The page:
White Boy Rick: A True, But Tired Crime Story

by Ben Martin

I’m particularly partial to true crime dramas/biopics for one simple reason.  Crime biopics, the good ones anyway, seem like they come from the mind of a screenwriter. When in reality, it’s the other way around. These lives of crime are lived out and then adapted by a screenwriter. Moreover, these real-life stories usually feature characters who are larger than life; making them ever-more appealing. In this reviewer’s opinion, the shining examples of which are Goodfellas (1990) and Blow (2001).
Not every film in this subgenre is shining but instead laced in grime. Thus, bringing us the latest, recently released true crime biopic, White Boy Rick. The film tells the story of Richard Wershe Jr (Richie Merritt), a young man trying to find his way in 1980s Detroit. While Rick shares a close relationship with his father, Richard Wershe Sr. (Matthew McConaughey), a legally licensed, but shady arms dealer, young Rick doesn’t want to be anything like his dad. Wanting to carve his path to riches and independence, teenage Rick earns his titular nickname when he starts dealing guns and cocaine to local Detroit gangs. Soon though, “White Boy Rick” becomes an FBI informant to save himself.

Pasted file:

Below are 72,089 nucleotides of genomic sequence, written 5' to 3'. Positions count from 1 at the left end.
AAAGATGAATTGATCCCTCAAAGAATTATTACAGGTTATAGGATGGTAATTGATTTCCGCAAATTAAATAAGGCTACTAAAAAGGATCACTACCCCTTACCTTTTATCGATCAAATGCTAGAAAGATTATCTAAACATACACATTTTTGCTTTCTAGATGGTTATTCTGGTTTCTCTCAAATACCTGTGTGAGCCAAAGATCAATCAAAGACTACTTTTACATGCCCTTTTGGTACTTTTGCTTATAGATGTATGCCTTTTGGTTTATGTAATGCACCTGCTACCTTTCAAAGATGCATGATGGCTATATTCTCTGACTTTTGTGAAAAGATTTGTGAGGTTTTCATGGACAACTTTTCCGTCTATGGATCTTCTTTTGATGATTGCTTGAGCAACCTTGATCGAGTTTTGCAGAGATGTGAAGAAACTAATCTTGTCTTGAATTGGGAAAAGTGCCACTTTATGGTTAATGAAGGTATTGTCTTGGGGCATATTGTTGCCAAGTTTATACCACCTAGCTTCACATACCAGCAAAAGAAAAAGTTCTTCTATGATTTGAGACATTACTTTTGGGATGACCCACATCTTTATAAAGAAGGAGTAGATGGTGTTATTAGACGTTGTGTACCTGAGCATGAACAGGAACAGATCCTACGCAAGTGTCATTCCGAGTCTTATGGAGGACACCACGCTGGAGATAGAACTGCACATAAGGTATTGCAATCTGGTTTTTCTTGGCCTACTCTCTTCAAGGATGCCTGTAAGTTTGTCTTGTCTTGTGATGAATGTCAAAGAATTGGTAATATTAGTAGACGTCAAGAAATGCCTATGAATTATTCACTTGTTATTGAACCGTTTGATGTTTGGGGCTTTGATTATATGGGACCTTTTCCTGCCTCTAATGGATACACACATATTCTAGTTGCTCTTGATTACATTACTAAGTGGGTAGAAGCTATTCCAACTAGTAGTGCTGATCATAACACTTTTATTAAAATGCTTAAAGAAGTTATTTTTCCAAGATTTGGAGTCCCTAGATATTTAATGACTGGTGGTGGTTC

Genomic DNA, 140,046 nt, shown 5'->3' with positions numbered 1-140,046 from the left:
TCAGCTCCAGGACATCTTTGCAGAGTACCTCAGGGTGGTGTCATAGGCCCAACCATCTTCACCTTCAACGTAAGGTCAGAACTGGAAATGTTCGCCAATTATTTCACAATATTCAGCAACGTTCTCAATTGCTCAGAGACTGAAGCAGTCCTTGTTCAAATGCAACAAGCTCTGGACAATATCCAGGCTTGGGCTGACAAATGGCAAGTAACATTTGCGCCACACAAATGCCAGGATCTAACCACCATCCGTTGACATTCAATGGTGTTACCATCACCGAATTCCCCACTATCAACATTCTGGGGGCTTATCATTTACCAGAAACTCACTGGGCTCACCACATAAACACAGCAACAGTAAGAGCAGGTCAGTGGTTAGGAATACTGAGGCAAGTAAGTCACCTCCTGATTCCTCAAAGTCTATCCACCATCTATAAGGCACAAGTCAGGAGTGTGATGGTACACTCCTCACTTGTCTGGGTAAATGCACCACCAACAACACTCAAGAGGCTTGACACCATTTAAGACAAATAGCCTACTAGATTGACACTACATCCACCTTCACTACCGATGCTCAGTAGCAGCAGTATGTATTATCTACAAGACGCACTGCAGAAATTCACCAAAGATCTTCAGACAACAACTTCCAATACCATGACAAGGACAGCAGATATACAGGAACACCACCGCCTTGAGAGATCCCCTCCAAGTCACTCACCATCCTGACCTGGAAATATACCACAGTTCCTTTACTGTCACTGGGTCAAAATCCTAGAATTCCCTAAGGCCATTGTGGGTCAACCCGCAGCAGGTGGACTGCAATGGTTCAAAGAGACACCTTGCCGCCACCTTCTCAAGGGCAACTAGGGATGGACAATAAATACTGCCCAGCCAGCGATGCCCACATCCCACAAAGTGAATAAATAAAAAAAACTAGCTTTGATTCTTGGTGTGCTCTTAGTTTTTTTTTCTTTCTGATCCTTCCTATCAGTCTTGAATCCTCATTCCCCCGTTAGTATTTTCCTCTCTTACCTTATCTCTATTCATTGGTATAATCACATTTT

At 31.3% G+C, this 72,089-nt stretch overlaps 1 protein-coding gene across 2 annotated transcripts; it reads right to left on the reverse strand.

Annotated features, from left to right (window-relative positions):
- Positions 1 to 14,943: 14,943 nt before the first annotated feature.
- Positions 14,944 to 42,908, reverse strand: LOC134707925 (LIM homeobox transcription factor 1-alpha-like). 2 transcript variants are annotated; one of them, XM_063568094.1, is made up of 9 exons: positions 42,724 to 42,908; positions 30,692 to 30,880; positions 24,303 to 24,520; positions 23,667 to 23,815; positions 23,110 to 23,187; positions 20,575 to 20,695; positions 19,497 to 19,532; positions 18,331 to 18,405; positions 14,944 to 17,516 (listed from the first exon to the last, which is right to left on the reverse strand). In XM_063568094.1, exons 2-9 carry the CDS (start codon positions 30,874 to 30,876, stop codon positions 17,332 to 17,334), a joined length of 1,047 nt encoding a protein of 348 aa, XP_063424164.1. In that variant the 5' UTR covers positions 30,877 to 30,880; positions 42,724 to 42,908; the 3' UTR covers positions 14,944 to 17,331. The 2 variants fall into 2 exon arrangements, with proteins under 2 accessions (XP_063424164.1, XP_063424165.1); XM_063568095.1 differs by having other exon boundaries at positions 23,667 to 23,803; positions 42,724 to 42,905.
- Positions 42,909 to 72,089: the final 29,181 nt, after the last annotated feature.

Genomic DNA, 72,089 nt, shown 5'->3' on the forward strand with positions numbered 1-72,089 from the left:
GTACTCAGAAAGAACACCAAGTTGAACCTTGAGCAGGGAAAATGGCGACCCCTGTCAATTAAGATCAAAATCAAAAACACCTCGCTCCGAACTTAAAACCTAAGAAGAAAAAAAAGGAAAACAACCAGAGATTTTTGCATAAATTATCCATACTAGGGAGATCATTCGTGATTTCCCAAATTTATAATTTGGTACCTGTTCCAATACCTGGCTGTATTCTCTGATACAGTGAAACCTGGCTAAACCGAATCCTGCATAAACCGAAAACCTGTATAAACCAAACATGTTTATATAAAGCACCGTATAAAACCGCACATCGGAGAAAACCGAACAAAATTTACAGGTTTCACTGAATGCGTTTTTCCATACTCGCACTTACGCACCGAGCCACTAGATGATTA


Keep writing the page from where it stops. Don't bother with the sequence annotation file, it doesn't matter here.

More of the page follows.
With a story like that, White Boy Rick seems like it would be an exciting ride of a motion picture. A notion that’s bolstered if you’ve seen the film’s trailer. A piece of marketing that’s quite simply, one the best trailers I’ve seen this year. Backed by a soundtrack of Donna Summers‘I Feel Love ‘; the trailer promises a fun, 80s crime drama that posses the cocaine-fueled which was so prevalent in that decade. Alas, what we get is a slow and depressing crime-drama. Despite being under 2 hours, White Boy Rick feels several hours long. A pacing issue which I found odd considering the film’s screenplay feels choppy and devoid of real-life details at times.

While the issues I have with White Boy Rick loom as heavy over this picture as gloom and dirt do, the movie isn’t devoid of positive qualities. Indeed, White Boy Rick is a well-made picture. One which director Yann Demange makes feel so real that the desperation of its characters and the world around them becomes palpable. Characters who are brought to life by an excellent cast on every level. Newcomer Richie Merritt does not even seem to be playing a role. Instead, Merritt makes you believe he is this kid. Then there’s McConaughey, who turns in another great, albeit, dialed up performance.
However, this film’s superb cast isn’t enough. After a while, these characters and the bad choices they continually make become exhausting. At which point, I could no longer have any sympathy or empathy for them; especially “White Boy Rick.” After losing my investment in these characters, something became abundantly clear. That being that White Boy Rick offers absolutely nothing new. Instead, it uses crime genre tropes and manages to be quite dull while doing so. In closing, if you’re crime drama buff, you should see White Boy Rick. That is if you see it on a rainy, lazy Sunday afternoon on TV for free.

White Boy Rick is Now Playing!

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